Planktic foraminifera as paleoceangraphic indicators: Production, preservation, and reconstruction of upwelling intensity, implications from late quarternary South Atlantic sediments.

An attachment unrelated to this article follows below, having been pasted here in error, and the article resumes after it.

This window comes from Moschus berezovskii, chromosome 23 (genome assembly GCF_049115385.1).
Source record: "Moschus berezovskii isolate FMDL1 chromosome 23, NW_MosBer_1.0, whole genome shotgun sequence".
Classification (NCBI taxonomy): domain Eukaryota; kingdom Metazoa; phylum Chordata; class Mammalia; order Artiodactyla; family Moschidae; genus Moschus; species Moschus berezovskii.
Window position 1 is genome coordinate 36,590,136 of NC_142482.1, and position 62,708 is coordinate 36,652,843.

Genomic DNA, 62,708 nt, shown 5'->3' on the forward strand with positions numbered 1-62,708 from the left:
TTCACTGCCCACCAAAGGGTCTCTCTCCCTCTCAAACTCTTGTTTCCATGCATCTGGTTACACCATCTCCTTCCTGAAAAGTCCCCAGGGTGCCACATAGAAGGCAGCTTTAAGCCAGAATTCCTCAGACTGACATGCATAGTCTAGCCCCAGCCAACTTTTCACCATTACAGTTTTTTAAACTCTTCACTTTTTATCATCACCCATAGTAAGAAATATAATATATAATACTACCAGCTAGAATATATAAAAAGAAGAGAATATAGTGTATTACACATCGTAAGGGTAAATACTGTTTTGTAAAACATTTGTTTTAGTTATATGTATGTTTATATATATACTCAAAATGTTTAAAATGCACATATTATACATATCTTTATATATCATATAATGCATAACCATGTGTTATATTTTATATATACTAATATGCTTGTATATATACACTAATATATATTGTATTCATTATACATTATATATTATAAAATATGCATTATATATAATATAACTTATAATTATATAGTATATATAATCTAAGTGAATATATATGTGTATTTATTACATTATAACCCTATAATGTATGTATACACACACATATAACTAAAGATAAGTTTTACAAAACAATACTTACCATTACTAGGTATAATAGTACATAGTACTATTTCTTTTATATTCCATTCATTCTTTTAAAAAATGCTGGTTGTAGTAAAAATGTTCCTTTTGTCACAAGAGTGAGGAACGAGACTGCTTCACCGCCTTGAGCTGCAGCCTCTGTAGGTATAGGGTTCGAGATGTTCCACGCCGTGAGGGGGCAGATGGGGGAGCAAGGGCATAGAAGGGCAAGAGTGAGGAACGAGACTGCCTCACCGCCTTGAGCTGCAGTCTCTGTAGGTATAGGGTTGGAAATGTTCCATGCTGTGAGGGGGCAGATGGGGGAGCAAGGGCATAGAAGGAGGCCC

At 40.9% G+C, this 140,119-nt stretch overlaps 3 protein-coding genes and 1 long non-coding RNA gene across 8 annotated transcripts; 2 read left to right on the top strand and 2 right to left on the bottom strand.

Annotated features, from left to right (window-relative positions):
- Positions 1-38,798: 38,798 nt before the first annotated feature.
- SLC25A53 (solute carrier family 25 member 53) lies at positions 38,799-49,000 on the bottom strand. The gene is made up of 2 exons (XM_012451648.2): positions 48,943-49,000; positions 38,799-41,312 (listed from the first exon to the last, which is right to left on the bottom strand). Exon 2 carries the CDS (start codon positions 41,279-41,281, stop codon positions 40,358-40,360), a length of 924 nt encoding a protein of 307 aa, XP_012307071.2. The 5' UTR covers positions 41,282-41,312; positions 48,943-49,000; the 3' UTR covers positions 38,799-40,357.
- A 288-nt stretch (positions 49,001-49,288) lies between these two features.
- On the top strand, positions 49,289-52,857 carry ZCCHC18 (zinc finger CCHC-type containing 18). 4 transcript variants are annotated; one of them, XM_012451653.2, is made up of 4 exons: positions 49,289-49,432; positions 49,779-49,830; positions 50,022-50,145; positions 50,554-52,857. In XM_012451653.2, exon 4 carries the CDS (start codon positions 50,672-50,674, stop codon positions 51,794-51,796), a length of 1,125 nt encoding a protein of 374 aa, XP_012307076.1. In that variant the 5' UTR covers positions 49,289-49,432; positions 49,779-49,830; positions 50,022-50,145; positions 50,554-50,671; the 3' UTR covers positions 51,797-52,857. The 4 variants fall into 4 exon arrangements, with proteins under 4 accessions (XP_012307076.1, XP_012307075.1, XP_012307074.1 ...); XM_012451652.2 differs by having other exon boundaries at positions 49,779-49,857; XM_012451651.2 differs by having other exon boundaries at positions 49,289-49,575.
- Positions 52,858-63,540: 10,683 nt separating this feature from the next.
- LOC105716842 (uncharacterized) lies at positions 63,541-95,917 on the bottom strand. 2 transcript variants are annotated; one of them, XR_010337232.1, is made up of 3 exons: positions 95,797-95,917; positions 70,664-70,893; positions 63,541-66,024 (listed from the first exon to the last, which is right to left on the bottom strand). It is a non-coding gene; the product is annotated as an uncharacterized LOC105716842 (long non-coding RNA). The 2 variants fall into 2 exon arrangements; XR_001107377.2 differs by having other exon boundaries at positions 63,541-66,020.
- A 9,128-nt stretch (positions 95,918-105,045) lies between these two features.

To explain the lowered atmospheric CO2 content of glacial times, Iysocline reconstructions play an important role as they are useful tools to determine variations in the depth gradient of understaturation in the deep ocean (Berger 1977; Broecker and Clark, 1999). When investigating calcium carbonate dissolution thoughout the different hydrologic and ecologic settings of the South Atlantic, a reliable proxy is needed. As shown in manuscript 2 and 3, conventional calcium carbonate dissolution proxies are biased by increased surface productivity and could mimic calcium carbonate dissolution in high productive upwelling regions. So far, only a time-consuming multiproxy approach consisting of several conventional dissolution proxies indicates the alteration of a sediment sampie with certainty. However, in high-productivity regions even a multi-proxy approach could hardly determine whether the sediment reflects its original (unaltered) composition or not (manuscript 1). To overcome this problem, all further investigations were carried out with the Globigerina bulloides dissolution index (BOX'), an independent calcium carbonate dissolution proxy, that concentrates on the ultrastructure of the planktic foraminifera Globigerina bu/loides. The degree of dissolution is reflected by five dissolution stages determined from test morphology.Show more [+] Less [-]